Canada is increasingly attractive for US citizens who can't accept Donald Trump as their president. But the northern neighbor requires much more than a burned draft card to gain access. Philip Fine reports from Montreal.
It's estimated that 30,000 to 40,000 American war resisters, or draft dodgers, fled to Canada during the Vietnam War. Approximately three times that number logged onto the Canadian government's immigration site on US election night and into the next morning. When it became apparent that things were heading south for the Democrats, many of the country's citizens began looking north to see if they could dodge the Donald.
One of those people looking to move to Canada is Soraya Ghorbani, a lawyer at an East Coast non-profit organization, who chose to use a pseudonym for this article. The wife of an African-American and mother of two mixed-race children aged four and nine, she fears that her children will face discrimination. She believes a Trump administration will damage her country and is baffled over how her fellow Americans could condone his divisive agenda.
Dodging the Donald
Speaking after Trump's victory was confirmed, she was in tears over the phone, seemingly mourning the loss of a country she is prepared to leave. "It just doesn't feel like it's a place for us," she told DW. "Not as a woman, not as an interracial family. It takes a toll." After a moment, she added: "I didn't mean to cry. I thought I was all cried out."
Her sadness is coupled with outrage, with her saying that Trump has come to embody a violent brand of racism. "He was endorsed by two papers, one of which is the official newspaper of the Klu Klux Klan." She says he subscribed to a racist agenda long before the campaign. She brings up the Justice Department civil rights case that had evidence of discrimination of African-American would-be tenants in his family's apartment buildings in the 1970s and the infamous ads he took out in four New York City newspapers in 1990, calling for the death penalty for a group of primarily black youths known as the Central Park 5, who were jailed and later exonerated. Trump still maintains they're guilty.
"That nearly half the population would vote for someone like that is cause for alarm. If it was just him I would be scared, but it's the fact that there was so much support," she said.
Many of her fellow Americans also appear to be interested in relocating. Of the more than 200,000 users who accessed the Immigration, Refugees and Citizenship Canada (IRCC) website at 11 pm on November 8, approximately 50 percent had American IP addresses. Americans normally represent 10 percent of visits. The website (cic.gc.ca) ended up crashing, with the IRCC blaming "a significant increase in the volume of traffic and technical difficulties."
Relocating to Canada looks like becoming even more attractive for Americans who fear the worst under Donald Trump
The move north
CanadaVisa.com also experienced a high volume of interest, says its founding partner David Cohen, a Canadian immigration lawyer. He says there was a sevenfold increase in online visitors filling out assessments to see if they qualified for one of the Canadian immigration programs.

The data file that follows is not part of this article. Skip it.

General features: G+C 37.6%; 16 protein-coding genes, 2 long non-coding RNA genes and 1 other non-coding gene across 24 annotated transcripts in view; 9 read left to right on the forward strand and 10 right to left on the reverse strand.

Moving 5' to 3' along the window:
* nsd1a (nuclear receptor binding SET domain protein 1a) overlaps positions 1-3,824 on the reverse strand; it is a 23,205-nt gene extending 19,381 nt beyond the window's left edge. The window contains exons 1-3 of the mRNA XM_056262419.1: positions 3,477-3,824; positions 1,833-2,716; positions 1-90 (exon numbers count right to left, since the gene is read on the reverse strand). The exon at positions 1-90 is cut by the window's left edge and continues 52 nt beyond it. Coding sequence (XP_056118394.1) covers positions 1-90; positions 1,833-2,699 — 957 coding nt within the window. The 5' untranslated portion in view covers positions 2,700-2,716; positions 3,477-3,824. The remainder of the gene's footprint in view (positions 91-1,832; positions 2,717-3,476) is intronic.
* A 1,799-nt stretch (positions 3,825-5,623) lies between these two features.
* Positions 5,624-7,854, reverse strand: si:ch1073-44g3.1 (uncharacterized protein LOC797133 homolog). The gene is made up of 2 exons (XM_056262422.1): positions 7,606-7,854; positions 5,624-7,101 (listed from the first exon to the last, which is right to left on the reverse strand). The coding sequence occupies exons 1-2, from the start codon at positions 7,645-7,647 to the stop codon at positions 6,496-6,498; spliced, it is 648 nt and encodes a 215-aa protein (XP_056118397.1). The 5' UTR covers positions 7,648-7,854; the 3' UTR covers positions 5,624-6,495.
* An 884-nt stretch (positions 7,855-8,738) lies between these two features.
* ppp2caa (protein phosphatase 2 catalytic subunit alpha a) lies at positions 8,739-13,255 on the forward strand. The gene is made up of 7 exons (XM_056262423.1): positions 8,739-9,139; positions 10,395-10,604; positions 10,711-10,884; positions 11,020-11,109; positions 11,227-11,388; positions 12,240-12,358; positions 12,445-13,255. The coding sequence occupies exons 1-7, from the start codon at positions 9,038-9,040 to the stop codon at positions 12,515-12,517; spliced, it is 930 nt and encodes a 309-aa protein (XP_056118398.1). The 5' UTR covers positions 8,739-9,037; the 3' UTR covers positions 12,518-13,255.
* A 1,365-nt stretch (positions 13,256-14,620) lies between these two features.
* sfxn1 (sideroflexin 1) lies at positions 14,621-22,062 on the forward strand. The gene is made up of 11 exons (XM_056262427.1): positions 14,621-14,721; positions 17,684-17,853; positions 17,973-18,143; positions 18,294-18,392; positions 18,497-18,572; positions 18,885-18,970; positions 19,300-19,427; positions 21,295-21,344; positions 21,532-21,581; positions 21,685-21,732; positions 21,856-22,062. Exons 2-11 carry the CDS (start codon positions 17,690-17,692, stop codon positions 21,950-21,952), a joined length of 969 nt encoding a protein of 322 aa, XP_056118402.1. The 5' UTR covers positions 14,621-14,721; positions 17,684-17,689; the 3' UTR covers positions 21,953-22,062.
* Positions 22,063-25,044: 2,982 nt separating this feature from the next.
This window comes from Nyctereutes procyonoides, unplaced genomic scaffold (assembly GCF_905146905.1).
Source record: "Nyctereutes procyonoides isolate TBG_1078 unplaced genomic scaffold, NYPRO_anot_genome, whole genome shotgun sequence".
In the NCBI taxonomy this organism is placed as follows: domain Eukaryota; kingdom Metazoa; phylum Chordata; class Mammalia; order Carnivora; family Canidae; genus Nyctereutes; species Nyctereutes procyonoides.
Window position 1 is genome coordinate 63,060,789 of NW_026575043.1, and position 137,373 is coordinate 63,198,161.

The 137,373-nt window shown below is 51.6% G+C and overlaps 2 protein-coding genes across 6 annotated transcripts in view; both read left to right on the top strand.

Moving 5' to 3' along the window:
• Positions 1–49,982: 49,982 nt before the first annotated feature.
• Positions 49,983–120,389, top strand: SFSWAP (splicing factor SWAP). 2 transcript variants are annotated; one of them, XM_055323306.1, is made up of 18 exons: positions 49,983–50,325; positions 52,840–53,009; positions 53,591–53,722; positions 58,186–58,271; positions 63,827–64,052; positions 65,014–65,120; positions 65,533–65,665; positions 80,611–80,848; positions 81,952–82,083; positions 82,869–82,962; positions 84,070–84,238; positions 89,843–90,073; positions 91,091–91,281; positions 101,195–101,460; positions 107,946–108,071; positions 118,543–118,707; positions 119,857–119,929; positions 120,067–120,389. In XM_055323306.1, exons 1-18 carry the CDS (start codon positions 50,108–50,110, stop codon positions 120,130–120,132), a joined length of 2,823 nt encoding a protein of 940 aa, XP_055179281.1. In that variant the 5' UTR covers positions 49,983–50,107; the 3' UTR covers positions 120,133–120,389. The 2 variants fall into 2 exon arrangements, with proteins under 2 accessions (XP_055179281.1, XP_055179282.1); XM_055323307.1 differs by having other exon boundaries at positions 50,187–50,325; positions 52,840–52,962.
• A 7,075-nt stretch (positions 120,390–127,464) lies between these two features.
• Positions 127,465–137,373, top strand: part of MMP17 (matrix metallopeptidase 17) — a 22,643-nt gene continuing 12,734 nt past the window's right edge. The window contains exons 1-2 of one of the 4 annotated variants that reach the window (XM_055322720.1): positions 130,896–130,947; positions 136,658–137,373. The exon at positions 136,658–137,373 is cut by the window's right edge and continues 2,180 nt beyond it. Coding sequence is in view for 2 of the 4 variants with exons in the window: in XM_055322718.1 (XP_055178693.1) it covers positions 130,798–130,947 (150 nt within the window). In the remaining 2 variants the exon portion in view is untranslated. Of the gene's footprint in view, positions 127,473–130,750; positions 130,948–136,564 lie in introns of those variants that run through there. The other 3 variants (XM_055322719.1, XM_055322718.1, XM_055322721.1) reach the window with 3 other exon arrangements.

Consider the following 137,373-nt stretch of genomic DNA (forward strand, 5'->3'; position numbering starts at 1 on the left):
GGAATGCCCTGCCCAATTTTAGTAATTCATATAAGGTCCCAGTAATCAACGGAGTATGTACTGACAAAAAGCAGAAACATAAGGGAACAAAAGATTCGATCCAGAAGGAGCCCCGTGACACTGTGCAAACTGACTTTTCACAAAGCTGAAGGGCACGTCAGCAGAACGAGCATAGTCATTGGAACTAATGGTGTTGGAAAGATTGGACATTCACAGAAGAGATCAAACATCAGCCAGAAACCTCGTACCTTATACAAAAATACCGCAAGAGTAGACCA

Cohen fielded calls from several Americans and says he received an unusual number of inquiries from unregistered US Hispanics. "They were worried that now perhaps they may be facing deportation in the US and wanted to know if Canada may be an option for them," he told DW.
In fact, the Canadian Bar Association's immigration section has expressed concern over the many calls it has received from people who were granted a deferral of deportation and a work permit under an executive order by Barack Obama. Called the Deferred Action for Child Arrivals, it affects 750,000 people who arrived in the US under the age of 16 and were living there without lawful status since June, 2007. Trump is expected to rescind the order.
Another Canadian immigration lawyer, David Chalk, says Canada may also see increased interest from Muslim students and those from Latin American countries looking for options outside the US.
But for those who are fleeing because they do not like the administration, Cohen is skeptical. He says the sudden interest in Canada may be fleeting and says an unpopular president is usually not enough to convince people to pack up and go. "They move here for either love or work. Not because of the political situation."
Not just about politics
Su Sokol echoes that. "It's not about an election," says the Brooklyn native, who moved to Montreal after 9/11. She says she saw a changing society, with curtailed freedoms and increased xenophobia. She and her family took time to reflect and chose Canada for a social climate more in line with their values.
Staring into the abyss: Many Americans say Trump's election victory is not the only reason to move to Canada
Americans represent a very small minority of Canadian immigrants. Of the 250,000 new Canadians granted citizenship in 2015, only 6,600 hailed from the US.
Ghorbani says she is in her research phase. She is setting her sights on Montreal, since she has some friends there and her husband speaks French. "The first order of business is finding work," she says.
For Chalk, having that job offer is key. "More and more, the pathway to permanent resident begins with the status as a temporary foreign worker."
He says the system has a bias in favor of people who have either studied in Canada or are already working in the country. "Eighty-five percent of the people who are being selected for Express Entry are already in Canada."
That means that for many looking to Canada to offer them refuge from a leader they loathe, they may have to stay put until a more palatable president is elected.